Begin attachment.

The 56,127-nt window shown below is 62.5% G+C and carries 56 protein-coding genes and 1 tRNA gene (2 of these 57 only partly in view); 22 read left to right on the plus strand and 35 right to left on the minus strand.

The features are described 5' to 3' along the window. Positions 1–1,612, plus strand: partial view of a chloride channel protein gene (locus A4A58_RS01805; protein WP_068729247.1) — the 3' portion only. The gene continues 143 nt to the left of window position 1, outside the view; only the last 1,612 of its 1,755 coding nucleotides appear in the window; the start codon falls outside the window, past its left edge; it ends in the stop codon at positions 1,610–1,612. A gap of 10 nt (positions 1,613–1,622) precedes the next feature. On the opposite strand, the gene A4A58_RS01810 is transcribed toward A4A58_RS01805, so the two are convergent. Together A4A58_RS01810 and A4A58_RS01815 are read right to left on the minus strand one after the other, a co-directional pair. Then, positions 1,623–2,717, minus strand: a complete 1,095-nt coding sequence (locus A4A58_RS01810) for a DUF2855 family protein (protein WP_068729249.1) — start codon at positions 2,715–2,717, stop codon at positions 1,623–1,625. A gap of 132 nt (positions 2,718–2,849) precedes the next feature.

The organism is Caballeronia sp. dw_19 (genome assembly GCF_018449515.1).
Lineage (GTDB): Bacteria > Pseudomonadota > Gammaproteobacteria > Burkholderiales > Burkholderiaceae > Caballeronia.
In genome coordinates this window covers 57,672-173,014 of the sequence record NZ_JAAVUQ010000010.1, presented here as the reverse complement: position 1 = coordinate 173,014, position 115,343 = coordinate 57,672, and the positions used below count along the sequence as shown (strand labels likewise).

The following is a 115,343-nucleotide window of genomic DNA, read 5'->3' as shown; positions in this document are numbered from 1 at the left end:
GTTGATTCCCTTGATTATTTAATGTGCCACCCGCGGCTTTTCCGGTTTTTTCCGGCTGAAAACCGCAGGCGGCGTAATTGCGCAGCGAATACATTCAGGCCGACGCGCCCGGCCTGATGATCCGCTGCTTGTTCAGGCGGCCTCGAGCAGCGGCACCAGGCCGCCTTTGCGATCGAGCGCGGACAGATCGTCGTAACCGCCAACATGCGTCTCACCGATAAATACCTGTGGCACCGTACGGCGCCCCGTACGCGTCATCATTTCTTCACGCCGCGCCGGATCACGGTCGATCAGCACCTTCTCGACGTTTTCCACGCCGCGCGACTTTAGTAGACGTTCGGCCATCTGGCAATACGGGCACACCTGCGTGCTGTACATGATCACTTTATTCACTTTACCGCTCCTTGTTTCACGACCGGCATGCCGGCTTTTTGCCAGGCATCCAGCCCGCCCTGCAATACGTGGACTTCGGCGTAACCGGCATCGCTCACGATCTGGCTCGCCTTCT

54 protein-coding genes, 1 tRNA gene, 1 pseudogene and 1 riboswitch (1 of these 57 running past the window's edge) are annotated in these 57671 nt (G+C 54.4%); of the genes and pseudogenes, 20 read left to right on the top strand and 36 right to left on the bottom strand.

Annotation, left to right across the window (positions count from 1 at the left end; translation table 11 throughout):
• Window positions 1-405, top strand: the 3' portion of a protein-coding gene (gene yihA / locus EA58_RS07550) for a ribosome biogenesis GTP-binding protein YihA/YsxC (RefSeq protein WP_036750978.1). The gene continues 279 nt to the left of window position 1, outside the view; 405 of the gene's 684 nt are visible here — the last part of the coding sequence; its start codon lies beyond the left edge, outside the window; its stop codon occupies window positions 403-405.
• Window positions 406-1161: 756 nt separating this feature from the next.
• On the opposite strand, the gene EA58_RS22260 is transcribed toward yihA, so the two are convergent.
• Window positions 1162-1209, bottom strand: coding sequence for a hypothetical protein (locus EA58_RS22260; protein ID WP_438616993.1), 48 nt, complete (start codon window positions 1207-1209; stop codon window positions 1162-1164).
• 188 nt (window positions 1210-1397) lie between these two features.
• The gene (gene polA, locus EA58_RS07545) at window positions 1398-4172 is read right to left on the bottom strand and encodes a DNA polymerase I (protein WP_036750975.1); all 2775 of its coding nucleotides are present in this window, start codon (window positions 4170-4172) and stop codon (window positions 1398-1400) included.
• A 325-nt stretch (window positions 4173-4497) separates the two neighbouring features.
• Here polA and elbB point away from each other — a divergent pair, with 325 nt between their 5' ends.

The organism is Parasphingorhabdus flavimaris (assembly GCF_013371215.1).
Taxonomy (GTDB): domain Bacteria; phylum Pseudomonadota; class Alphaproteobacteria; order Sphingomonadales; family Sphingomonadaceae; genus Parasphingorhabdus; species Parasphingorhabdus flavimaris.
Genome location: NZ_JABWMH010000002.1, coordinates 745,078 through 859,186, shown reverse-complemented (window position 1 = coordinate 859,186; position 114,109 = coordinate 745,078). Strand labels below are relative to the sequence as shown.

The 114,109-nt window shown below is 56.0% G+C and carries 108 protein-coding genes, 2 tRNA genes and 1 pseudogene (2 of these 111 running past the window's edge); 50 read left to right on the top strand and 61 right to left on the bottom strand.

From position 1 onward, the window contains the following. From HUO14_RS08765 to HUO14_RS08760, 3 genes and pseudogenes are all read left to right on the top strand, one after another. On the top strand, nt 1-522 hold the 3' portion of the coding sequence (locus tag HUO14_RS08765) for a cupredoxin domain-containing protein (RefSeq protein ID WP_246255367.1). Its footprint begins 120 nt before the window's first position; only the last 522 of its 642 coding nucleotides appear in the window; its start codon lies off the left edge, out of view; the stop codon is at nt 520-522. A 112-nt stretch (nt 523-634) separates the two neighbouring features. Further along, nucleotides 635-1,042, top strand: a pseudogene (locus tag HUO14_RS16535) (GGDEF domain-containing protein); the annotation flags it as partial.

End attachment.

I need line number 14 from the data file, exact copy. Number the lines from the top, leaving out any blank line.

• 188 nt (window positions 1210-1397) lie between these two features.